So I’ve finally got around to watching Murder On The Orient Express, the latest cinematic portrayal of the novel of the same name, written by legendary author Agatha Cristie, this film is directed by Kenneth Branagh and follows famed detective Hercule Poirot, who has a knack for solving seemingly unsolvable crimes – finding himself aboard a train which a murder takes place on. The film stars Kenneth Branagh, Johnny Depp, Daisey Ridley, Michelle Pfeiffer, Judi Dench, Josh Gad, Willem Dafoe, Penelope Cruz, Leslie Odom Jr.
I won’t lie, I’m not too familiar with Agatha Christies body of work or with MOTE in particular either but I was drawn to the film due to my own interest in turn of the 20th century/early 1900s in general, the talented Kenneth Branagh both directs and starts in this adaptation which is quite a feat, producing a final product that actually isn’t that bad I feel. Despite all the signs possibly signally otherwise, with such a large ensemble cast and Branagh directing himself, one could assume the film is a bit self indulgent because of the star power on show but it’s not quite that. That being said, the writing does lend itself to the theatrical in a sense, with over the top characters, dialogue and specific scenes that almost feel like you’re watching a play, especially with the lavish sets and fancy old-timey costumes (Oh I do love a period drama).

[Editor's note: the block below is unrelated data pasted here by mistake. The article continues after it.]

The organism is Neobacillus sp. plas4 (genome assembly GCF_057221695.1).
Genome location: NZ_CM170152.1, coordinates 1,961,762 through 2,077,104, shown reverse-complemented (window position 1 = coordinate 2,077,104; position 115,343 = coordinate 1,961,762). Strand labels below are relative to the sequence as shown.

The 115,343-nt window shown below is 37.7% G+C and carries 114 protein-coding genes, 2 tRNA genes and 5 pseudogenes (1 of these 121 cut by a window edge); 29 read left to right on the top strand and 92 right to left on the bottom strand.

The cast is actually really sold on the whole, from the lesser known actors right up to Michelle Pfeiffer, Johnny Depp and Penelope Cruz, with Josh gad in particular bringing a memorable performance, the problem with films with such large casts like this is that you often don’t have enough time to really explore them all which may be a weak point for the story, especially when you have more interesting characters hanging around. And to be fair, MOTE isn’t exempt from this, with a handful of quite weird, intriguing characters that are on the fringes of the story, maybe understandably taking a back seat to the central murder mystery which is fair enough. The good writing of the novels story itself does drive the film forward though, with the murder keeping you mostly engaged as you watch, though the solution does get a tad convoluted into the final third of the film but it does wrap itself up quite nicely I feel.
And speaking of performances, you simply can’t avoid Branagh as the larger than life Poirot, eccentric but a brilliant mind, he is the star of the show and one of the best features of the film as a whole, bringing enthusiasm to every scene he’s in, coupled with serious determination as well, making for a dynamic, interesting character. People unfamiliar with Christies novels may find Poirot a bit cartoonish and strange without any back story to him but it’s a credit to the film to let people sort of fill in the blanks for now, without throwing a tonne of exposition to describe Poirot, we may not know much about him now in the context of the films world but we may find out.
Ultimately Murder On The Orient Express is a decent enough film, not exactly ground breaking but I don’t think it was intended to be, with a large cast that on the whole does a great job, great costume design and production and a memorable performance from Brannagh, I’d like to see more of him as Poirot going forward.
. Has some strong perfromances
. Engaging plot, keeps audience interest
. Final third may lose some viewers interest, plot gets a bit convoluted